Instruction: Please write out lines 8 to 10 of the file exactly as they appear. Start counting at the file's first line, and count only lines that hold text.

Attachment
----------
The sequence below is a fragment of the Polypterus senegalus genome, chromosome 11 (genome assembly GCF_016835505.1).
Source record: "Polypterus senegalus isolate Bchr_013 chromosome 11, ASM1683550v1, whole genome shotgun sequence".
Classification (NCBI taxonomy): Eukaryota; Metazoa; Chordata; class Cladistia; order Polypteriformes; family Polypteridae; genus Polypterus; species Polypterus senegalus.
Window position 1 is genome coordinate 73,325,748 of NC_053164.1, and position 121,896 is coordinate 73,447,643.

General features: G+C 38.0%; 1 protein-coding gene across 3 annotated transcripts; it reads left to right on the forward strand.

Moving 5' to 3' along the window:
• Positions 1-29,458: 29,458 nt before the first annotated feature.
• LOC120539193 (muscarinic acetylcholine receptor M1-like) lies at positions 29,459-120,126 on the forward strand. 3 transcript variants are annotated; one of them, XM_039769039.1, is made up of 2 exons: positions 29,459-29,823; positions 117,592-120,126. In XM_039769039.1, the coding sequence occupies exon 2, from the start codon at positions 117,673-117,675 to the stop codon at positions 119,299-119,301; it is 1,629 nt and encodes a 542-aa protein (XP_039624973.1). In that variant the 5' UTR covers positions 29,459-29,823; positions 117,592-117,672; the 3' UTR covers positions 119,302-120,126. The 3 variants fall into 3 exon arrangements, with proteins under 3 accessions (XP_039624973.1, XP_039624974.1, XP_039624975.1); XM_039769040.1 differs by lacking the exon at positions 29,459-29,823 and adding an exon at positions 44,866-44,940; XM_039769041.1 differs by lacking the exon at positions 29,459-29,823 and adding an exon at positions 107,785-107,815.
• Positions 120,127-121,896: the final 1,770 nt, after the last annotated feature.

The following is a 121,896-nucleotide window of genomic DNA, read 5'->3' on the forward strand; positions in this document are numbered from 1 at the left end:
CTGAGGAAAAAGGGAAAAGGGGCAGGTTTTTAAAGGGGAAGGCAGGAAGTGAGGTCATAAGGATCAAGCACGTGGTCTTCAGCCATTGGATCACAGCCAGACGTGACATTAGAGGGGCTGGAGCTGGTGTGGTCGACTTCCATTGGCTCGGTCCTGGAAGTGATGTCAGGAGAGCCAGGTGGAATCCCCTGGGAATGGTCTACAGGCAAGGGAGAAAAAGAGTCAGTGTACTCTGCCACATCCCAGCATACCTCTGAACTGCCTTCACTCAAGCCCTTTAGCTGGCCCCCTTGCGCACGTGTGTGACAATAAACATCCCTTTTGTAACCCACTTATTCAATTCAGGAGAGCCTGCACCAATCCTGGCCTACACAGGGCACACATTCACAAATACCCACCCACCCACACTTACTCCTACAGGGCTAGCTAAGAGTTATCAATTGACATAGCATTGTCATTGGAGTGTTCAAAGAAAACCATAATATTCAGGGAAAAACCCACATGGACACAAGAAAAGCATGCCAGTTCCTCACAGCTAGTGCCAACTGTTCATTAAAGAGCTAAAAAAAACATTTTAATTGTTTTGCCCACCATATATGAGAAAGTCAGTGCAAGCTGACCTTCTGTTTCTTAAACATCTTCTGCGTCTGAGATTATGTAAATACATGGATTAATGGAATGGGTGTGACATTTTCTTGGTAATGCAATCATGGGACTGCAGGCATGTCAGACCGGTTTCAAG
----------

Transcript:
• LOC120539193 (muscarinic acetylcholine receptor M1-like) lies at positions 29,459-120,126 on the forward strand. 3 transcript variants are annotated; one of them, XM_039769039.1, is made up of 2 exons: positions 29,459-29,823; positions 117,592-120,126. In XM_039769039.1, the coding sequence occupies exon 2, from the start codon at positions 117,673-117,675 to the stop codon at positions 119,299-119,301; it is 1,629 nt and encodes a 542-aa protein (XP_039624973.1). In that variant the 5' UTR covers positions 29,459-29,823; positions 117,592-117,672; the 3' UTR covers positions 119,302-120,126. The 3 variants fall into 3 exon arrangements, with proteins under 3 accessions (XP_039624973.1, XP_039624974.1, XP_039624975.1); XM_039769040.1 differs by lacking the exon at positions 29,459-29,823 and adding an exon at positions 44,866-44,940; XM_039769041.1 differs by lacking the exon at positions 29,459-29,823 and adding an exon at positions 107,785-107,815.
• Positions 120,127-121,896: the final 1,770 nt, after the last annotated feature.

The following is a 121,896-nucleotide window of genomic DNA, read 5'->3' on the forward strand; positions in this document are numbered from 1 at the left end: